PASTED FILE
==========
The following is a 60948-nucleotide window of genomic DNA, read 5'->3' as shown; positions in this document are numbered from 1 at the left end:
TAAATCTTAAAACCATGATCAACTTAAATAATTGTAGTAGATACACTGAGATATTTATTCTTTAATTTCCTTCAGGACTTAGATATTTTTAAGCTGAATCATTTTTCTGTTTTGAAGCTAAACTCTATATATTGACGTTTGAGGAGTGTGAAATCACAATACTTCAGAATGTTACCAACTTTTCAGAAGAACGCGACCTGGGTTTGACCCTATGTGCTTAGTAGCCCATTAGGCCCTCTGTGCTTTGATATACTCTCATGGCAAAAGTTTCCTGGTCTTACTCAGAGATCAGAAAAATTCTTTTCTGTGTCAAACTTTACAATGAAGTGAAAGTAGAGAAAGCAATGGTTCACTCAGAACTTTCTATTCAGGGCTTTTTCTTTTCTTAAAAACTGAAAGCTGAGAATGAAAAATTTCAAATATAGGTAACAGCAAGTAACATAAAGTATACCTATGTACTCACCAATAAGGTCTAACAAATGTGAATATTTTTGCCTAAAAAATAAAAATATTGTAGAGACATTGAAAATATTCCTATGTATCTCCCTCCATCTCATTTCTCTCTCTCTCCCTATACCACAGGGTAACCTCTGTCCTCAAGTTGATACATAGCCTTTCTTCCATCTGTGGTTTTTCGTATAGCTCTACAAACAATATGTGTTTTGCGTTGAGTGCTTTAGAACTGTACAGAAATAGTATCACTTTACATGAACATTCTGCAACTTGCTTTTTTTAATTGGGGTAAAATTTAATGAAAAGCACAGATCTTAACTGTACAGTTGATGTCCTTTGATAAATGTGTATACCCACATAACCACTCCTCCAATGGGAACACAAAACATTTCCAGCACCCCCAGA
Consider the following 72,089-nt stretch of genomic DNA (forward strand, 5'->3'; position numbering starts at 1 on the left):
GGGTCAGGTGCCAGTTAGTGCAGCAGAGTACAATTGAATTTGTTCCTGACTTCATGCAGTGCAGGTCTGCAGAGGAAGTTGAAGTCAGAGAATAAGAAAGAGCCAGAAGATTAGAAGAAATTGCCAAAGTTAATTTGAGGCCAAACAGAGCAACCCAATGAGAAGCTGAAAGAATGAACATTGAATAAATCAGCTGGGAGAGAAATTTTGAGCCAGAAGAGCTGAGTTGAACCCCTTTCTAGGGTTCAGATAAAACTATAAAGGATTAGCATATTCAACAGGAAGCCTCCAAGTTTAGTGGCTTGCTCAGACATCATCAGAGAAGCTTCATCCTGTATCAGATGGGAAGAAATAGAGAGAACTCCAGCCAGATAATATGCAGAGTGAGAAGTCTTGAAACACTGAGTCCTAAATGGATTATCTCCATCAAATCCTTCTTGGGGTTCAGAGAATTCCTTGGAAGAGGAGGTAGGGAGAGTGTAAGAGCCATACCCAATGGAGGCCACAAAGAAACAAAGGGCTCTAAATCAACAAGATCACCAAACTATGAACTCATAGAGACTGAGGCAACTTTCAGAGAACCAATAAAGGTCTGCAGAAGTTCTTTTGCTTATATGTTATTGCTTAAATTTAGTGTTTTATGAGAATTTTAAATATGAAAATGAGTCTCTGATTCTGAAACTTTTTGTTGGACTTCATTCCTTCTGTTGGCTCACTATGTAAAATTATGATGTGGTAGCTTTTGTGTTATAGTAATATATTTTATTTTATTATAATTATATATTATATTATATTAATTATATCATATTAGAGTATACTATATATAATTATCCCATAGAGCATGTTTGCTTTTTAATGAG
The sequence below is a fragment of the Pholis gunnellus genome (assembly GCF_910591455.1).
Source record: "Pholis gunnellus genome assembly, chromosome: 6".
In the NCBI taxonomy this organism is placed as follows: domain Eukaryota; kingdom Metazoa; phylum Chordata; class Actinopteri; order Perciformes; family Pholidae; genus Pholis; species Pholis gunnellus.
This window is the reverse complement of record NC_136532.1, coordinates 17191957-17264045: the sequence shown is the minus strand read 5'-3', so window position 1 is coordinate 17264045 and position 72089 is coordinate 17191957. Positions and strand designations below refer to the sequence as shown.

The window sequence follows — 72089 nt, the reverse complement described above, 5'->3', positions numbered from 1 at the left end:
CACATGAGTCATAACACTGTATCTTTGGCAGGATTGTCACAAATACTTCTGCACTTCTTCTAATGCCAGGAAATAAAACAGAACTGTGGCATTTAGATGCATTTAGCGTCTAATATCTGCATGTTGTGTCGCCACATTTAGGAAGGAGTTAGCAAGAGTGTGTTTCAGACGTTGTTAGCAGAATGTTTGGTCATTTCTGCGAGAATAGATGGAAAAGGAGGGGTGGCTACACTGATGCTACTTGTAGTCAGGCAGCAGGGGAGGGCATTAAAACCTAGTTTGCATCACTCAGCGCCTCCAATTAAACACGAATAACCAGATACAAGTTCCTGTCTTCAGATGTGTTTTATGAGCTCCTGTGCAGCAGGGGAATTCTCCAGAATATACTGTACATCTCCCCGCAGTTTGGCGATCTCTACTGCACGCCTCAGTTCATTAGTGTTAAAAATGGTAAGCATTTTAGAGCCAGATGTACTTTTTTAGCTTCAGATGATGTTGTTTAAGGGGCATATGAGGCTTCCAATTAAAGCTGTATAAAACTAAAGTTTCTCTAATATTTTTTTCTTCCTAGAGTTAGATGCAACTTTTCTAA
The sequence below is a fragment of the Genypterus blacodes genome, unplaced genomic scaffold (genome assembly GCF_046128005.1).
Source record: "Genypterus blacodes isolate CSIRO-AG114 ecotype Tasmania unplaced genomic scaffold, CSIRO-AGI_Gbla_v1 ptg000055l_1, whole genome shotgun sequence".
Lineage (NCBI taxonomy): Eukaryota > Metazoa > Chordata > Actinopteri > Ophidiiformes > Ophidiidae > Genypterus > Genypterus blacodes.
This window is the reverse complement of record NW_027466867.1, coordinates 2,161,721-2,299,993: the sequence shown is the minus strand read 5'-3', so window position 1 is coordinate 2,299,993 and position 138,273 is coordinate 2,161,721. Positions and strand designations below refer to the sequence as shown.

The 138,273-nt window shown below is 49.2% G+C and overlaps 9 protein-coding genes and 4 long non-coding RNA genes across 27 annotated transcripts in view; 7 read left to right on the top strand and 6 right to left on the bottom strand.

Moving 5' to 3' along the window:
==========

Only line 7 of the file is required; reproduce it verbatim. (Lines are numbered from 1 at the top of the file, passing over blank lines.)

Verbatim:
In the NCBI taxonomy this organism is placed as follows: domain Eukaryota; kingdom Metazoa; phylum Chordata; class Actinopteri; order Perciformes; family Pholidae; genus Pholis; species Pholis gunnellus.